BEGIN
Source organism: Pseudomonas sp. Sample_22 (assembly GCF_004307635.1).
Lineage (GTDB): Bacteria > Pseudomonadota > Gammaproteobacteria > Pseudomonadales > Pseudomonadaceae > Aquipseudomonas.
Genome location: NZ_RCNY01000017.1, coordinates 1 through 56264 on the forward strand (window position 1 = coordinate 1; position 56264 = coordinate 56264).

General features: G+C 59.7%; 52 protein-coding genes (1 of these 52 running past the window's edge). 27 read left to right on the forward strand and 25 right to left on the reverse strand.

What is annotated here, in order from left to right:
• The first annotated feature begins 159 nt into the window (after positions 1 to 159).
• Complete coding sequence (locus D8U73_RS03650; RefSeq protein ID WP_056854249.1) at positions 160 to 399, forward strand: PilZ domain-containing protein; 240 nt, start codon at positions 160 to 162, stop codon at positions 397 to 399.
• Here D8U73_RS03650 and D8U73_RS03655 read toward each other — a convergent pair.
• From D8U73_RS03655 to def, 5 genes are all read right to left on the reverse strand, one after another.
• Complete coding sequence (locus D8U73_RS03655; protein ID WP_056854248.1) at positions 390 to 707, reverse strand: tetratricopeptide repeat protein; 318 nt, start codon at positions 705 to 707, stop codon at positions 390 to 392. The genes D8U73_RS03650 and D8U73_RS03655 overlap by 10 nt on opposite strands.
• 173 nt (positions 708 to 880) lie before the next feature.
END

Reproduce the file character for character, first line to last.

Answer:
Source organism: Pseudomonas sp. Sample_22 (assembly GCF_004307635.1).
Lineage (GTDB): Bacteria > Pseudomonadota > Gammaproteobacteria > Pseudomonadales > Pseudomonadaceae > Aquipseudomonas.
Genome location: NZ_RCNY01000017.1, coordinates 1 through 56264 on the forward strand (window position 1 = coordinate 1; position 56264 = coordinate 56264).

General features: G+C 59.7%; 52 protein-coding genes (1 of these 52 running past the window's edge). 27 read left to right on the forward strand and 25 right to left on the reverse strand.

What is annotated here, in order from left to right:
• The first annotated feature begins 159 nt into the window (after positions 1 to 159).
• Complete coding sequence (locus D8U73_RS03650; RefSeq protein ID WP_056854249.1) at positions 160 to 399, forward strand: PilZ domain-containing protein; 240 nt, start codon at positions 160 to 162, stop codon at positions 397 to 399.
• Here D8U73_RS03650 and D8U73_RS03655 read toward each other — a convergent pair.
• From D8U73_RS03655 to def, 5 genes are all read right to left on the reverse strand, one after another.
• Complete coding sequence (locus D8U73_RS03655; protein ID WP_056854248.1) at positions 390 to 707, reverse strand: tetratricopeptide repeat protein; 318 nt, start codon at positions 705 to 707, stop codon at positions 390 to 392. The genes D8U73_RS03650 and D8U73_RS03655 overlap by 10 nt on opposite strands.
• 173 nt (positions 708 to 880) lie before the next feature.